South OZ
Actually someone did find some boutique oils like bio syn? Resisted fuel dilution very well. Can't remember the name of it but there was a user spouting off about it and a number of things and people got sick of some of his comments. His UOA however did show some of the lowest dilution in a turbo DI car and he used a lab with GC testing.

Blackstone fuel numbers can't be trusted. If they say there's X amount of fuel, it's almost always way more and the viscosity does look really low. If the engine is port injected then something may be wrong.


95 MX-3 2.5L|Shell Helix Ultra 5W40|Wix 51356
04 Focus 1.8L|Wesfil Cooper WZ63|Valvoline MST 5W30
05 Kluger 3.3L|Wesfil Cooper WZ418|Magnatec 10W30 Semi Syn
Re: Best oil for handling 1-3% fuel dilution [Re: KL31] #4621684
01/02/18 12:01 PM
01/02/18 12:01 PM
Joined: Aug 2003
Posts: 2,306
NJ
bluesubie Offline
bluesubie  Offline
Joined: Aug 2003
Posts: 2,306
NJ
Originally Posted By: KL31
Actually someone did find some boutique oils like bio syn? Resisted fuel dilution very well. Can't remember the name of it but there was a user spouting off about it and a number of things and people got sick of some of his comments. His UOA however did show some of the lowest dilution in a turbo DI car and he used a lab with GC testing.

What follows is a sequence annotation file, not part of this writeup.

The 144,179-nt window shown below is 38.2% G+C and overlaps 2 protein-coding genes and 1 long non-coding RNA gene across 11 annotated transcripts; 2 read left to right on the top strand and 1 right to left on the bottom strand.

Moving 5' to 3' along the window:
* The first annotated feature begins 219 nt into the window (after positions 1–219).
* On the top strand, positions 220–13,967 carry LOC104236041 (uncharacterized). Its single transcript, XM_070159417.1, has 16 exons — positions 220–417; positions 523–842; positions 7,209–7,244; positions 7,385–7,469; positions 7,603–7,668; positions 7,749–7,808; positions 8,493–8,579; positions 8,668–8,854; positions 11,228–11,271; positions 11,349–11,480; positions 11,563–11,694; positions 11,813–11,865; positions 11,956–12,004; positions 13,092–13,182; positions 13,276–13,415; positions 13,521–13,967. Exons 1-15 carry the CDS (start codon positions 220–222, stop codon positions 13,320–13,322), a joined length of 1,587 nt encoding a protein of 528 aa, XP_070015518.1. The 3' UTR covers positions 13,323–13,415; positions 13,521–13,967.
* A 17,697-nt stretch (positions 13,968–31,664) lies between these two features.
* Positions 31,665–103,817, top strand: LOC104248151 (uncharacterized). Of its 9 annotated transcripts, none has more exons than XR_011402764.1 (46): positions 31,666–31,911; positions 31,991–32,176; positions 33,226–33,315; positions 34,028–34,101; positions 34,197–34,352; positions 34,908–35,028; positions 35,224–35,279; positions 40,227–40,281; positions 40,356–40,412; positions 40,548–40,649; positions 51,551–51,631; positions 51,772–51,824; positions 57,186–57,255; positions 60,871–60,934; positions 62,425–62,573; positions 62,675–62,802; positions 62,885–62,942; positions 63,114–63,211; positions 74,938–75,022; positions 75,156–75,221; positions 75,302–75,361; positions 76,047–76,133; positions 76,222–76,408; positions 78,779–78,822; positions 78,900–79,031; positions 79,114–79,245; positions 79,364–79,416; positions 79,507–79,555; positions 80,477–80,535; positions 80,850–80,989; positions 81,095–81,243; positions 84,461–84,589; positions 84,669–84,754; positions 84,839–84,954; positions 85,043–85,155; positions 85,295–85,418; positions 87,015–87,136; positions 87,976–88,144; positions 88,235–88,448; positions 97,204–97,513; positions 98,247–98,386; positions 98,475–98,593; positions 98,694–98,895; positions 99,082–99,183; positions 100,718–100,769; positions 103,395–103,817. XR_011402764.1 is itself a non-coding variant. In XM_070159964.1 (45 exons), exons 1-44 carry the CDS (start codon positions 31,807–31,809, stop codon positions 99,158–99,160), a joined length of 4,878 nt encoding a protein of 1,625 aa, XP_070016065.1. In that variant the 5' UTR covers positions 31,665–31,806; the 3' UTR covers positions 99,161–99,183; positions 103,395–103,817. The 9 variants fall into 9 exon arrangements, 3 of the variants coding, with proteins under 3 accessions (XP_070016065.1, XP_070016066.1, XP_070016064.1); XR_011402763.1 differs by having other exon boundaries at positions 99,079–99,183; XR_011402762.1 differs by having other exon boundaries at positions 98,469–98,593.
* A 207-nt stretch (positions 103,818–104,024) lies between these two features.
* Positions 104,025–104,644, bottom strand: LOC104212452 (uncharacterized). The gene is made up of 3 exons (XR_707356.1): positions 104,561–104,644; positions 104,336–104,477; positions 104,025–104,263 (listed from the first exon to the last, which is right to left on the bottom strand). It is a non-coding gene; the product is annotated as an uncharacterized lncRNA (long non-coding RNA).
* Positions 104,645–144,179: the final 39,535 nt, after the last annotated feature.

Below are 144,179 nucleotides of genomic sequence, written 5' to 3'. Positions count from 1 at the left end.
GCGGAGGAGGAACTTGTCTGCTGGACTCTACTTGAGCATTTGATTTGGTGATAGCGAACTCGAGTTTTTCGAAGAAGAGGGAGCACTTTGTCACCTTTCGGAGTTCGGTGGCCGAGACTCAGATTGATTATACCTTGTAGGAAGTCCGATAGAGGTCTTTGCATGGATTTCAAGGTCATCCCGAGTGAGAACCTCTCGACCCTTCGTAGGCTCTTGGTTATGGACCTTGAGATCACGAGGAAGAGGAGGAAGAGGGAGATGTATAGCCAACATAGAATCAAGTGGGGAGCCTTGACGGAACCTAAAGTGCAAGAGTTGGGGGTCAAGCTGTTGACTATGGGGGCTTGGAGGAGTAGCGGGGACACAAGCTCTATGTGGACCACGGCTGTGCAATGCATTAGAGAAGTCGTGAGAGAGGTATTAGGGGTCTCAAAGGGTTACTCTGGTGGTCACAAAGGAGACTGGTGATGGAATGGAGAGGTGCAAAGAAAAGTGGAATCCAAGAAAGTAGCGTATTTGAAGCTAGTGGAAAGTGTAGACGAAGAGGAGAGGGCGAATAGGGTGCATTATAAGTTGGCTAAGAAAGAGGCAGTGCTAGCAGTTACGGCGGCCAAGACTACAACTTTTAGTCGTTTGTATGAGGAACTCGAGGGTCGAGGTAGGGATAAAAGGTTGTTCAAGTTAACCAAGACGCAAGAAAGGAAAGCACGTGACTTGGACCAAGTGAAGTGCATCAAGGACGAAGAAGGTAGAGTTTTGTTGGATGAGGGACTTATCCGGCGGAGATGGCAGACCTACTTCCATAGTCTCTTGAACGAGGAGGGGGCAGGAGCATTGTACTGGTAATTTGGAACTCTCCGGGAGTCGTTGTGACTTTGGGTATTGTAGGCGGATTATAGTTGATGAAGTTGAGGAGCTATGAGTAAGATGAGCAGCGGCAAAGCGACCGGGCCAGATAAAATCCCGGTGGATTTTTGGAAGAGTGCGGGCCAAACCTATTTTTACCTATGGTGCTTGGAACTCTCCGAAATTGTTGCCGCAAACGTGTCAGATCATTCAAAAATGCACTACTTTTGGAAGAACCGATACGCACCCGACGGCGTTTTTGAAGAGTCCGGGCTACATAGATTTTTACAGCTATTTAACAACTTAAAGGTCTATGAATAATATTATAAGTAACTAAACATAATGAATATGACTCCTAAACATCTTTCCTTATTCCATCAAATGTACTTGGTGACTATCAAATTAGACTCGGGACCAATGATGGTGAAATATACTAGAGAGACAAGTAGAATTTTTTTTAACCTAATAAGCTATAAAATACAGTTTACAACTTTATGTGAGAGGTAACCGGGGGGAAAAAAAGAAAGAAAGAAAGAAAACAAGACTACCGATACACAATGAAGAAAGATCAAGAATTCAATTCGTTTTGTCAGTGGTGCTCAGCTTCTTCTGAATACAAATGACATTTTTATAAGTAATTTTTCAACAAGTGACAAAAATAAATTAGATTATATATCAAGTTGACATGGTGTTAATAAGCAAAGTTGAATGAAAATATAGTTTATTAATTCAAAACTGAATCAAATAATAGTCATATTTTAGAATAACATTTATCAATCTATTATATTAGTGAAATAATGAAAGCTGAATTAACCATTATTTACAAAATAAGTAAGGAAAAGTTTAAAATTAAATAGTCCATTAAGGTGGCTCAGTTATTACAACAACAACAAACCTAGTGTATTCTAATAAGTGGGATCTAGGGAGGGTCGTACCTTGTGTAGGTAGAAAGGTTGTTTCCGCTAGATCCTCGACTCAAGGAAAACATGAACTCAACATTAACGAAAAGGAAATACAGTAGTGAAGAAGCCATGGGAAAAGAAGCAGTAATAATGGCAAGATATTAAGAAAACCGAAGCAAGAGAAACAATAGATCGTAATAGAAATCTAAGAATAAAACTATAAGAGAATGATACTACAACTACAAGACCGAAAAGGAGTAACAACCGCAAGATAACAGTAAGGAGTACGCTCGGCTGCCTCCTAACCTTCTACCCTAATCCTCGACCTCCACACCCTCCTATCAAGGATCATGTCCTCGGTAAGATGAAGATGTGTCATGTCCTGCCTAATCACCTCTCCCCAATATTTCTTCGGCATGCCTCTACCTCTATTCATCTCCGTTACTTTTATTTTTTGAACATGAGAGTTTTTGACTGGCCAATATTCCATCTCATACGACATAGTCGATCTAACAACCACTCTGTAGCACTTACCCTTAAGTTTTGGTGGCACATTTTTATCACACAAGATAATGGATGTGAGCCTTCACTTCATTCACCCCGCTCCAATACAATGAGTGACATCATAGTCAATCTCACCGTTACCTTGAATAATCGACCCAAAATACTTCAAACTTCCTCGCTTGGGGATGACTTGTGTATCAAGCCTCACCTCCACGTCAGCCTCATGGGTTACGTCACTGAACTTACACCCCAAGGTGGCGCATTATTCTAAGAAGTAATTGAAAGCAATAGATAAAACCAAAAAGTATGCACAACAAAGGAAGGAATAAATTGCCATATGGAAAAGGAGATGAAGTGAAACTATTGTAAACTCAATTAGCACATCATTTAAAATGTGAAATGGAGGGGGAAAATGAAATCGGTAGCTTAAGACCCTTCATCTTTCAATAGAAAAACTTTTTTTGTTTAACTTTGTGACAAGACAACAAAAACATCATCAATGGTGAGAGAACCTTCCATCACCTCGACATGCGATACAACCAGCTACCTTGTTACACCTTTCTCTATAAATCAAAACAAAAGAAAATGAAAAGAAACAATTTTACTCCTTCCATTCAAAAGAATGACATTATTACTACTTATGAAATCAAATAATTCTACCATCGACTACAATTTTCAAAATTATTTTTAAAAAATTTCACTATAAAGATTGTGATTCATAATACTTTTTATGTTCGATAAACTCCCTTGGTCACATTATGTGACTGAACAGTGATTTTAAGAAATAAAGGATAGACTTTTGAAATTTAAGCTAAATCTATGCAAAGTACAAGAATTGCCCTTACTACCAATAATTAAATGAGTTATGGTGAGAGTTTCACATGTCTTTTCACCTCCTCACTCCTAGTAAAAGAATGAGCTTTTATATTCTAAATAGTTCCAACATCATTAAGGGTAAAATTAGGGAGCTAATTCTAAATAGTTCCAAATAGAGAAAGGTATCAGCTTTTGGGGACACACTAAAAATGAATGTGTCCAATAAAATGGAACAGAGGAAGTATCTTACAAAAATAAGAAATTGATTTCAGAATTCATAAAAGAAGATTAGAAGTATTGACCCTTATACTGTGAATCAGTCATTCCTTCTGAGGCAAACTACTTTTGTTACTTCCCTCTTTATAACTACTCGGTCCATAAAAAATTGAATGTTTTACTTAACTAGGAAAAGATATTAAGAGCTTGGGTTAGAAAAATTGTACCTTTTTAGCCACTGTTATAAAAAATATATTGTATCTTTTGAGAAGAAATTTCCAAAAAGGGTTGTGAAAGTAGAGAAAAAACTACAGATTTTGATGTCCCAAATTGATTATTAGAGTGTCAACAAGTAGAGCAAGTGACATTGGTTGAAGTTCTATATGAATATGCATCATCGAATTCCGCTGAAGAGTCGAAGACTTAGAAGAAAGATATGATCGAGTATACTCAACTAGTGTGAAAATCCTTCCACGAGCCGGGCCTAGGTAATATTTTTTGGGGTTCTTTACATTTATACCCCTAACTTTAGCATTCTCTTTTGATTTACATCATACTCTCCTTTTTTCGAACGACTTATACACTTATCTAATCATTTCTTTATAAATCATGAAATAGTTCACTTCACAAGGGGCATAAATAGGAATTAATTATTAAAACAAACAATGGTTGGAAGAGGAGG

Blackstone fuel numbers can't be trusted. If they say there's X amount of fuel, it's almost always way more and the viscosity does look really low. If the engine is port injected then something may be wrong.

I've been looking for details on how RLI is supposed to handle fuel better for a while now, but can't find the details. A few good threads can be found with a google search.

I like this from edhackett:
Quote:
The unsaturated aromatic hydrocarbons in the fuel react with the base oils and VIIs and permanently shear them. The sheared ends then oxidize. The oil is permanently damaged and can not be restored by getting it up to temperature. The damage does effect the ability of the oil to lubricate.

What you would see in UOA would be lower viscosity, lower HTHS, high oxidation, and rapid TBN depletion compared to an oil not subjected to excessive fuel dilution. Keeping the OCIs short is the only way to mitigate the effects of fuel dilution.

High quality HDEOs seem to be able to better withstand the effects of fuel dilution better than standard PCMOs.

From this thread:
https://www.bobistheoilguy.com/forums/ubbthreads.php?ubb=showflat&Number=2752927

Some quotes in here from Terry Dyson:

https://www.bobistheoilguy.com/forums/ubbthreads.php?ubb=showflat&Number=1308021

And I do not recall if there are more details about how RLI is supposed to help in one of the original RS4 threads (haven't read through this lately):

https://bobistheoilguy.com/forums/ubbthreads.php/topics/1173821/1

Last edited by bluesubie; 01/02/18 12:03 PM.

'04 Subaru Forester 2.5XT
Castrol Edge High Mileage